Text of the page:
Bryce Sanders suggests a few ways to turn a one-off training booking into many more.
Selling training services is a transactional business unless you also sell coaching services to attendees as individuals. Your business might pay well on a per diem basis, but how do you get yourself invited back? You are after recurring revenue.
A few words about coaching
People in sales need plenty of motivation and training. It’s a business where people often say ‘not interested’. Many successful people work with coaches, just like professional golfers. They often pay for the coaching services themselves, although successful producers might have a business development budget provided by their firm to cultivate business and improve their skills.
That’s the ideal. The reality is often a training presentation that’s actually a commercial designed to sell coaching services directly to the attendees. ‘Here’s a little bit of knowledge. If you want more, personalised to your unique situation, it’s going to cost you.’
That approach often gets pushback in the form of audience complaints to their managers.
Who pays for training, anyway?
In some organisations, sales training is outsourced. Instead of the overhead expense connected with a training department, they either bring in people from the outside or put staff training on the local manager’s plate.
Sales training is often funded in one of three ways:
- The roadshow. The parent company hires a sales training firm to make the rounds of the offices delivering training. From the trainer’s point of view, this is ideal.
- The sponsor. A product provider wants face time in front of the sales force. They offer an outside trainer’s services at the provider’s expense. The trainer is a shelf product, which is also ideal.
- The self-marketer. You sell training. You initiate contact with managers in the field and establish a need. They find the funding. It’s often a one off transaction. It’s more common. It’s harder.
10 strategies for getting that return booking
Let’s assume you are in that third category. You’ve delivered training for a group of salespeople at a local office or conference. You want to be invited back.
- Evaluation summaries. You want to own this process. Use your own evaluation sheets, even if the organisation says they do it too. Be upfront. Give them copies of the individual forms before you leave. Send the summarised data the next day. Go for print and email. Try to use numerical scoring. Managers like that. Include text comments, good and bad.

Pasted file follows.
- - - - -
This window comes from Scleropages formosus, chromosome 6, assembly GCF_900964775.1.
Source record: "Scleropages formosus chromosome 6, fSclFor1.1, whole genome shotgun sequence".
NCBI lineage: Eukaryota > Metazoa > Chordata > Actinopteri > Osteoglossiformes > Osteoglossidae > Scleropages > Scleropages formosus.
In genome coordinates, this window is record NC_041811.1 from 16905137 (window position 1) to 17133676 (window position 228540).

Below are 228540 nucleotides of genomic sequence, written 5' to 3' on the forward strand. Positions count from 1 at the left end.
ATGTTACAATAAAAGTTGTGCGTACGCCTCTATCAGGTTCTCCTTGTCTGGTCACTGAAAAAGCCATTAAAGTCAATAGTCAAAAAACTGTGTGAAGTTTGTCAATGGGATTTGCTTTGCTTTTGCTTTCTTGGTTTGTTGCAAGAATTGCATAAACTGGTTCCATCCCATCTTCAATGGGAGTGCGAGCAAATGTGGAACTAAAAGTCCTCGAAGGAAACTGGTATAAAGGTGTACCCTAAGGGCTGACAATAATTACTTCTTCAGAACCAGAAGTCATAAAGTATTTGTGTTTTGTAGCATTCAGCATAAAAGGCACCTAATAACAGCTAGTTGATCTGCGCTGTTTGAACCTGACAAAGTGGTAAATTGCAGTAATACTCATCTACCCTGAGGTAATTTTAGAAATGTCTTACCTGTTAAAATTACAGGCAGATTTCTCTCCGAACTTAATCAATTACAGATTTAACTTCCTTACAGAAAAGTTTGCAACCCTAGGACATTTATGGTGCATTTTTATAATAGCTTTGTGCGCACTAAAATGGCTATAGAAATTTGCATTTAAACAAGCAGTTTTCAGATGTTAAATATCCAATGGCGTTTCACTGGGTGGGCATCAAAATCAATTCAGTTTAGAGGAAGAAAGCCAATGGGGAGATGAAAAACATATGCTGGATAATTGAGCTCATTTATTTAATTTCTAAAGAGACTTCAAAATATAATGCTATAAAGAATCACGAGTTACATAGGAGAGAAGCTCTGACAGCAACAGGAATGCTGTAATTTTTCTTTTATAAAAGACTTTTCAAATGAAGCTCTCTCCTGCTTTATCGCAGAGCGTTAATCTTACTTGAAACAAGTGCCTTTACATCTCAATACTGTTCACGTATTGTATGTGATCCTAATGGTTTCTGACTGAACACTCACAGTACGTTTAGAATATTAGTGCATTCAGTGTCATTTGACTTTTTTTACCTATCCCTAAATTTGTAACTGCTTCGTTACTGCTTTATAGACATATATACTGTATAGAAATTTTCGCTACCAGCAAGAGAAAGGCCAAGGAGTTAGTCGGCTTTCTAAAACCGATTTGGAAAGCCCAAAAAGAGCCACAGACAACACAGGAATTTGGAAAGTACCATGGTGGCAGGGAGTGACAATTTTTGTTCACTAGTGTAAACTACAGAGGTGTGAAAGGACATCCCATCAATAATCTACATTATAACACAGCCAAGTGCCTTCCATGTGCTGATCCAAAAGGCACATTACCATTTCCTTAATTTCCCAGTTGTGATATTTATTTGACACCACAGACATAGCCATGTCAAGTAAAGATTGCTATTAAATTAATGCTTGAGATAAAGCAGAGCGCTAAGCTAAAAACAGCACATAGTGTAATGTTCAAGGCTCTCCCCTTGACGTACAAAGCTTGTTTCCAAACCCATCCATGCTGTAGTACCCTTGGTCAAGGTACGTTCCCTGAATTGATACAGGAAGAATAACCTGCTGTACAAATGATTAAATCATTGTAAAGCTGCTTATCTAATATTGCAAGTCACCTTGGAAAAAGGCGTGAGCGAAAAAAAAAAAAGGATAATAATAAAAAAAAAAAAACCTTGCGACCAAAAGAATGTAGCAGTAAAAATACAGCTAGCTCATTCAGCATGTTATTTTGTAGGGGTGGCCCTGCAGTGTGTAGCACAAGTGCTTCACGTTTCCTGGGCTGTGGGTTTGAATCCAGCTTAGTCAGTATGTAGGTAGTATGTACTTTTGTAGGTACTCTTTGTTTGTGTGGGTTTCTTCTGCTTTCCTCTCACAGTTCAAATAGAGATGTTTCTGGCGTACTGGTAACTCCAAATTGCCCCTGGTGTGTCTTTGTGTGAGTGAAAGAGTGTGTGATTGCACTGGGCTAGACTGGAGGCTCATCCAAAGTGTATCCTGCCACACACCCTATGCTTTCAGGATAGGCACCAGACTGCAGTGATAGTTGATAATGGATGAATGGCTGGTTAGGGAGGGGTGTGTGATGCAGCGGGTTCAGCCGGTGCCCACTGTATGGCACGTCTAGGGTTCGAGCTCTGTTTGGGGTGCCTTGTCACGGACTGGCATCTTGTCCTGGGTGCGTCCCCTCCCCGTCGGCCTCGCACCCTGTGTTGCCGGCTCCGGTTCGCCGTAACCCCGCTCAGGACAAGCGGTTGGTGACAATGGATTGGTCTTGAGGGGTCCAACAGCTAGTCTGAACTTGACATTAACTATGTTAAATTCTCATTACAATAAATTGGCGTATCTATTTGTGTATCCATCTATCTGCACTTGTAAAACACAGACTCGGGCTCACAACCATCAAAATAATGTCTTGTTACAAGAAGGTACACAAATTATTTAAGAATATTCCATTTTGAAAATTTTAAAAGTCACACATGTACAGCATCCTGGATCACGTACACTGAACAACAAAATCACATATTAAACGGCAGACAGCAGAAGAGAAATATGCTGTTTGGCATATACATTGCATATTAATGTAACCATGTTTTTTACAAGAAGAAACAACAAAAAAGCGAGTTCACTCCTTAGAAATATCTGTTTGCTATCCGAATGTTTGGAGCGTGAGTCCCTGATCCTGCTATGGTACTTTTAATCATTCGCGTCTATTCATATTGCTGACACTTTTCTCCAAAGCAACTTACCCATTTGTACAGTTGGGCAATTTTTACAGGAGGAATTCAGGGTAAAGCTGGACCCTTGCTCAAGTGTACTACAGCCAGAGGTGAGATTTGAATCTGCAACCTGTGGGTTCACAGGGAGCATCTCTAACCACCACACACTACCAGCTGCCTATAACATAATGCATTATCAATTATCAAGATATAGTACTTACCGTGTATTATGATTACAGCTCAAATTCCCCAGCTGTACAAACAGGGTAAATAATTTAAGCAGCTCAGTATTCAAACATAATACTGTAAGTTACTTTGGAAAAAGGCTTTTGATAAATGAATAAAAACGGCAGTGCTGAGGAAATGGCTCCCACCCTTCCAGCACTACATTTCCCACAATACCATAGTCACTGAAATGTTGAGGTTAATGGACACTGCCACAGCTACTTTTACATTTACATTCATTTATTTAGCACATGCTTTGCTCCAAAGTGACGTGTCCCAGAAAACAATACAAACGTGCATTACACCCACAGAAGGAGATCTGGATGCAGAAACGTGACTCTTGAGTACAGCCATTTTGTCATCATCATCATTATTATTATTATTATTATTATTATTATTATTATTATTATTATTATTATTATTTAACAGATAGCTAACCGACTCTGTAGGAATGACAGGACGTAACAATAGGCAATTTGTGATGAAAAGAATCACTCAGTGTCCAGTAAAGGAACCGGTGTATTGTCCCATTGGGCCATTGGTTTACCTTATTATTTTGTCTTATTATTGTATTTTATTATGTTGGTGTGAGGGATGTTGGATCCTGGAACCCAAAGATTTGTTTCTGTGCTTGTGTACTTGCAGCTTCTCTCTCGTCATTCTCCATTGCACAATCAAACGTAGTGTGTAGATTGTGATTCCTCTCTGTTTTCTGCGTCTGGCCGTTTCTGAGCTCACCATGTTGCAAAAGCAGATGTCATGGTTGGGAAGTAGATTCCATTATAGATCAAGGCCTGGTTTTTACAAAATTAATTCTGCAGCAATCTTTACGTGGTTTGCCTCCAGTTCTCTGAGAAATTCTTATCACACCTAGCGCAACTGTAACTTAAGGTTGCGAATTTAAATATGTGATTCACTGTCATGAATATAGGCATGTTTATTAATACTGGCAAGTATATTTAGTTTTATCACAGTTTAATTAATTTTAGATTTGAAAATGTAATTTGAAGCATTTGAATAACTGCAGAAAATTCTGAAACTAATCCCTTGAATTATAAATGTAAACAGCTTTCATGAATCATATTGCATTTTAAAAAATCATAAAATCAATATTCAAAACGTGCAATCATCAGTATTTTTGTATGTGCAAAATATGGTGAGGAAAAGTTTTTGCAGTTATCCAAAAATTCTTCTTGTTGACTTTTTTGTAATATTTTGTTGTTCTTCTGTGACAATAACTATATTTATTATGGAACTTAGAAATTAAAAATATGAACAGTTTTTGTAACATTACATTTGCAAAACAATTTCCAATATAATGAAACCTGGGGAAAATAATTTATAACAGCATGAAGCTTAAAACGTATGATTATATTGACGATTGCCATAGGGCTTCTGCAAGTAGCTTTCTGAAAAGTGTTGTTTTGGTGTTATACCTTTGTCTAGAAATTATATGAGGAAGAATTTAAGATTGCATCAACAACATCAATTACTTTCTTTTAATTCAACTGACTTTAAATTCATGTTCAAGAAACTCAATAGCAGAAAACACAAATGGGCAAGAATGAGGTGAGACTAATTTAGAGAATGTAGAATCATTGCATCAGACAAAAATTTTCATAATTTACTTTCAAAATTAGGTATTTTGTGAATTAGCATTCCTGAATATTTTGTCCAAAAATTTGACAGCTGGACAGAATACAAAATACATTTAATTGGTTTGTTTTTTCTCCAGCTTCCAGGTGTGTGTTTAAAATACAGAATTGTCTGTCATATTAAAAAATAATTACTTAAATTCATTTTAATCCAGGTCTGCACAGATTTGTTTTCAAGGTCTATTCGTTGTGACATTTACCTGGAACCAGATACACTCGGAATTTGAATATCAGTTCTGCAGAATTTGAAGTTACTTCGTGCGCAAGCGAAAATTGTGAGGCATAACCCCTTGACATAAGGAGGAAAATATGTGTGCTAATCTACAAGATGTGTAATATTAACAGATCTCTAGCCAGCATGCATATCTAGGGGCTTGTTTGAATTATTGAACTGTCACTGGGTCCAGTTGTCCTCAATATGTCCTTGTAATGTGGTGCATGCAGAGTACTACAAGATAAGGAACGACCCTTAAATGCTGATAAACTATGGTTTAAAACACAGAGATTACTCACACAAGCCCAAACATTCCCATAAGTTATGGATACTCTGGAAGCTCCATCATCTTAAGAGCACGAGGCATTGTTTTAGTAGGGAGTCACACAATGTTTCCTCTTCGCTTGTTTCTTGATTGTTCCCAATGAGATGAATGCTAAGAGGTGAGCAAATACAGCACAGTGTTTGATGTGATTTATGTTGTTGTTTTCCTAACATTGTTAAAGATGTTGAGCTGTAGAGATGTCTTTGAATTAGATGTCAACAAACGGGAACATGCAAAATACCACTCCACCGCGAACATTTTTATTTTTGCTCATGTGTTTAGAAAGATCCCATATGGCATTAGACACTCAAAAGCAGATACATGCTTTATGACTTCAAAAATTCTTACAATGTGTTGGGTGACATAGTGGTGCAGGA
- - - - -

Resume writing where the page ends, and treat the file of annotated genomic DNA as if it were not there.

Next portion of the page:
- Attendee lists. Own this process too. A large turnout shows the training was popular. A poor turnout combined with great evaluation scores shows it was well received, but not enough people attended.
- Evaluations from elsewhere. When you present at other offices within the same firm, share those evaluation summaries too. (Absolutely do not share summaries from training at competitor firms.) This is useful when you are introducing new topics. The manager can call a peer in another office and ask questions.
- Deliver on follow-up. You promised webinars. Summary emails. Access for attendees with questions. Do everything you promised. There are people who move on once they get their check. There are others who make it available, but only if you ask.
- Ask attendees to talk with manager. You promised aftermarket support. Someone called. You answered their questions. They were thrilled. Ask them to tell their manager they called and received the help they needed. In many cases, feedback from the sales force carries more weight than compelling marketing material.
- Align content with firm strategy. Unfortunately, some firms work under the ‘Throw lots of stuff against the wall and see what sticks’ philosophy. Although topics like client acquisition and retention are evergreen, firms usually roll out new strategies annually. It might be engagement through social media or selling non-traditional products. The manager’s compensation (and possibly continuing employment) is tied to how well they perform relative to these metrics. Provide training that drives the firm’s strategy. Square peg, square hole.
- Share published articles. If you are a published author, this is a great advantage. Send along links or printed copies, consistent with the publication’s copyright rules. Visibility is credibility. Are your competitors also published authors? Maybe not.
- Learn their schedule. They might run a training meeting every quarter. They might book speakers for one big annual conference. Find out the timing and market at the right time. You’ve heard ‘Timing is everything.’
- Offer to do more. You promised two webinars. They’ve got a special situation. Maybe they took on new hires from a competitor. They would like something done for these folks. You’ve delivered on your promised webinars. Offer a third, for free. Help them out. Now you are helping drive their agenda.
- Make it easy. The stumbling block is often finding funding. Keep records of which product providers sponsored and the cities. Without revealing competitor names, give them a few ideas from this historical data. Let them know you can’t commit any sponsors. They will likely think about where there’s a good fit and talk with their local representative. This requires discretion. Also, some sponsors may only want to initiate bookings themselves while others want the access and are happy to be included on a larger list.
When the last shall be first
Keep the sponsor happy. There’s plenty of reasons why this should have been first. They wrote the check. They are expecting a bump in business or at least access for their people to top producers in local offices. Share the same feedback with them. Remind the branch managers and the attendees who footed the bill for that training. If they are happy, they might turn you into a shelf product. Wouldn’t that be great?